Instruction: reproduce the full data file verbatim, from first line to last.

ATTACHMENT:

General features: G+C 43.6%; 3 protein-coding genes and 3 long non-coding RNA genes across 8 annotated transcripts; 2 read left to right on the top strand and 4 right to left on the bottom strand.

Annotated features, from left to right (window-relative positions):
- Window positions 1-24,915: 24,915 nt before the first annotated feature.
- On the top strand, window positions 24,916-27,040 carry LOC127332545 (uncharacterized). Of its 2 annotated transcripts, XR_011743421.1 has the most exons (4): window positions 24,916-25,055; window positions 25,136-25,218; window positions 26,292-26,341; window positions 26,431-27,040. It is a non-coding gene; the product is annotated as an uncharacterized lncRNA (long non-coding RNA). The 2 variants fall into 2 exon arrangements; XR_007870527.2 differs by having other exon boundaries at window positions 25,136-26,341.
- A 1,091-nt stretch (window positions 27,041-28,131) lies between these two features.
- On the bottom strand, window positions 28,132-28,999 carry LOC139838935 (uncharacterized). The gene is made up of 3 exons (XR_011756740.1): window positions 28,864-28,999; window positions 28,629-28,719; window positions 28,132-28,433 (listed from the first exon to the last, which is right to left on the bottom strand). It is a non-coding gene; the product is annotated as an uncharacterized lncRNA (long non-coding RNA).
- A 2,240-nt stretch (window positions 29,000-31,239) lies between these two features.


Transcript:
General features: G+C 43.6%; 3 protein-coding genes and 3 long non-coding RNA genes across 8 annotated transcripts; 2 read left to right on the top strand and 4 right to left on the bottom strand.

Annotated features, from left to right (window-relative positions):
- Window positions 1-24,915: 24,915 nt before the first annotated feature.
- On the top strand, window positions 24,916-27,040 carry LOC127332545 (uncharacterized). Of its 2 annotated transcripts, XR_011743421.1 has the most exons (4): window positions 24,916-25,055; window positions 25,136-25,218; window positions 26,292-26,341; window positions 26,431-27,040. It is a non-coding gene; the product is annotated as an uncharacterized lncRNA (long non-coding RNA). The 2 variants fall into 2 exon arrangements; XR_007870527.2 differs by having other exon boundaries at window positions 25,136-26,341.
- A 1,091-nt stretch (window positions 27,041-28,131) lies between these two features.
- On the bottom strand, window positions 28,132-28,999 carry LOC139838935 (uncharacterized). The gene is made up of 3 exons (XR_011756740.1): window positions 28,864-28,999; window positions 28,629-28,719; window positions 28,132-28,433 (listed from the first exon to the last, which is right to left on the bottom strand). It is a non-coding gene; the product is annotated as an uncharacterized lncRNA (long non-coding RNA).
- A 2,240-nt stretch (window positions 29,000-31,239) lies between these two features.